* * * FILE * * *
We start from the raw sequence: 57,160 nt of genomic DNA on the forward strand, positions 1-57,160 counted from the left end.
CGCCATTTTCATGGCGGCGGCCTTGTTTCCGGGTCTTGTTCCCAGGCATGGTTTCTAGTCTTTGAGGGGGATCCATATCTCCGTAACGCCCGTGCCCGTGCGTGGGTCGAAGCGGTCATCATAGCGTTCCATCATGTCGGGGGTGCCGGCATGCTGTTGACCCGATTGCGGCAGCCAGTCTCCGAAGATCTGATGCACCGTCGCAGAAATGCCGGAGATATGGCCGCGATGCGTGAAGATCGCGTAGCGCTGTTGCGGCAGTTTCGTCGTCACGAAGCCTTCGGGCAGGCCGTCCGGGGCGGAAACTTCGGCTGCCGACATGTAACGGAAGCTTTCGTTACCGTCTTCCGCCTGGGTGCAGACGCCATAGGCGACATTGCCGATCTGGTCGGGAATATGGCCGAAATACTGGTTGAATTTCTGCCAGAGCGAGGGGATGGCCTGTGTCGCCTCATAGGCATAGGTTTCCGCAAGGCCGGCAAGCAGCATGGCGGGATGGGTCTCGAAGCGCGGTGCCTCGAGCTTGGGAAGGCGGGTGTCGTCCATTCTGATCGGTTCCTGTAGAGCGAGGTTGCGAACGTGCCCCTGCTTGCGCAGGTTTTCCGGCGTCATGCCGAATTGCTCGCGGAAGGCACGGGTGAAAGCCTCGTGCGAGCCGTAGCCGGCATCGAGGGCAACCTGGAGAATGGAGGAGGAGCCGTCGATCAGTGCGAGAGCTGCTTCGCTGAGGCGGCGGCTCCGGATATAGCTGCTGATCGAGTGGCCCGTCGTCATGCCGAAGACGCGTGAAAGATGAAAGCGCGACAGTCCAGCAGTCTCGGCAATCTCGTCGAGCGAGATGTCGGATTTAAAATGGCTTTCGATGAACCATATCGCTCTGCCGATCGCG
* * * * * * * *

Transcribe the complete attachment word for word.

We start from the raw sequence: 57,160 nt of genomic DNA on the forward strand, positions 1-57,160 counted from the left end.
CGCCATTTTCATGGCGGCGGCCTTGTTTCCGGGTCTTGTTCCCAGGCATGGTTTCTAGTCTTTGAGGGGGATCCATATCTCCGTAACGCCCGTGCCCGTGCGTGGGTCGAAGCGGTCATCATAGCGTTCCATCATGTCGGGGGTGCCGGCATGCTGTTGACCCGATTGCGGCAGCCAGTCTCCGAAGATCTGATGCACCGTCGCAGAAATGCCGGAGATATGGCCGCGATGCGTGAAGATCGCGTAGCGCTGTTGCGGCAGTTTCGTCGTCACGAAGCCTTCGGGCAGGCCGTCCGGGGCGGAAACTTCGGCTGCCGACATGTAACGGAAGCTTTCGTTACCGTCTTCCGCCTGGGTGCAGACGCCATAGGCGACATTGCCGATCTGGTCGGGAATATGGCCGAAATACTGGTTGAATTTCTGCCAGAGCGAGGGGATGGCCTGTGTCGCCTCATAGGCATAGGTTTCCGCAAGGCCGGCAAGCAGCATGGCGGGATGGGTCTCGAAGCGCGGTGCCTCGAGCTTGGGAAGGCGGGTGTCGTCCATTCTGATCGGTTCCTGTAGAGCGAGGTTGCGAACGTGCCCCTGCTTGCGCAGGTTTTCCGGCGTCATGCCGAATTGCTCGCGGAAGGCACGGGTGAAAGCCTCGTGCGAGCCGTAGCCGGCATCGAGGGCAACCTGGAGAATGGAGGAGGAGCCGTCGATCAGTGCGAGAGCTGCTTCGCTGAGGCGGCGGCTCCGGATATAGCTGCTGATCGAGTGGCCCGTCGTCATGCCGAAGACGCGTGAAAGATGAAAGCGCGACAGTCCAGCAGTCTCGGCAATCTCGTCGAGCGAGATGTCGGATTTAAAATGGCTTTCGATGAACCATATCGCTCTGCCGATCGCG